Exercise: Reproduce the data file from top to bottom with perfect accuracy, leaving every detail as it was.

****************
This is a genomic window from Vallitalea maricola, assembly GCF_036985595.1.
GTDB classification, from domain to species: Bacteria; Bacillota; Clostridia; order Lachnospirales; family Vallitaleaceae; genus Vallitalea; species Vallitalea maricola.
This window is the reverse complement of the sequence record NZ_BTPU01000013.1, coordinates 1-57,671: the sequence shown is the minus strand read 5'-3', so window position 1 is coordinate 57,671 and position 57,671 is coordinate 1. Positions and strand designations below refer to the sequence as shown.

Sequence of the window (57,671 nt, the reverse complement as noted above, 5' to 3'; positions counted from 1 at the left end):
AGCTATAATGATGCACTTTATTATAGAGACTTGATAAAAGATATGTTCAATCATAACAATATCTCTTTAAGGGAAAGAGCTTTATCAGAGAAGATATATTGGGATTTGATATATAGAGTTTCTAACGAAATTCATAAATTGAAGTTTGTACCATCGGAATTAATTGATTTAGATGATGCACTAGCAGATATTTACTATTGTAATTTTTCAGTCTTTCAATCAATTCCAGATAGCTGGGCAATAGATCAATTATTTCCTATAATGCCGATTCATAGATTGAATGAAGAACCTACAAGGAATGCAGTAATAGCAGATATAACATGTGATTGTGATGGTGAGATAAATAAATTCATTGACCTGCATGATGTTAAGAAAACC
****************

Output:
This is a genomic window from Vallitalea maricola, assembly GCF_036985595.1.
GTDB classification, from domain to species: Bacteria; Bacillota; Clostridia; order Lachnospirales; family Vallitaleaceae; genus Vallitalea; species Vallitalea maricola.
This window is the reverse complement of the sequence record NZ_BTPU01000013.1, coordinates 1-57,671: the sequence shown is the minus strand read 5'-3', so window position 1 is coordinate 57,671 and position 57,671 is coordinate 1. Positions and strand designations below refer to the sequence as shown.

Sequence of the window (57,671 nt, the reverse complement as noted above, 5' to 3'; positions counted from 1 at the left end):
AGCTATAATGATGCACTTTATTATAGAGACTTGATAAAAGATATGTTCAATCATAACAATATCTCTTTAAGGGAAAGAGCTTTATCAGAGAAGATATATTGGGATTTGATATATAGAGTTTCTAACGAAATTCATAAATTGAAGTTTGTACCATCGGAATTAATTGATTTAGATGATGCACTAGCAGATATTTACTATTGTAATTTTTCAGTCTTTCAATCAATTCCAGATAGCTGGGCAATAGATCAATTATTTCCTATAATGCCGATTCATAGATTGAATGAAGAACCTACAAGGAATGCAGTAATAGCAGATATAACATGTGATTGTGATGGTGAGATAAATAAATTCATTGACCTGCATGATGTTAAGAAAACC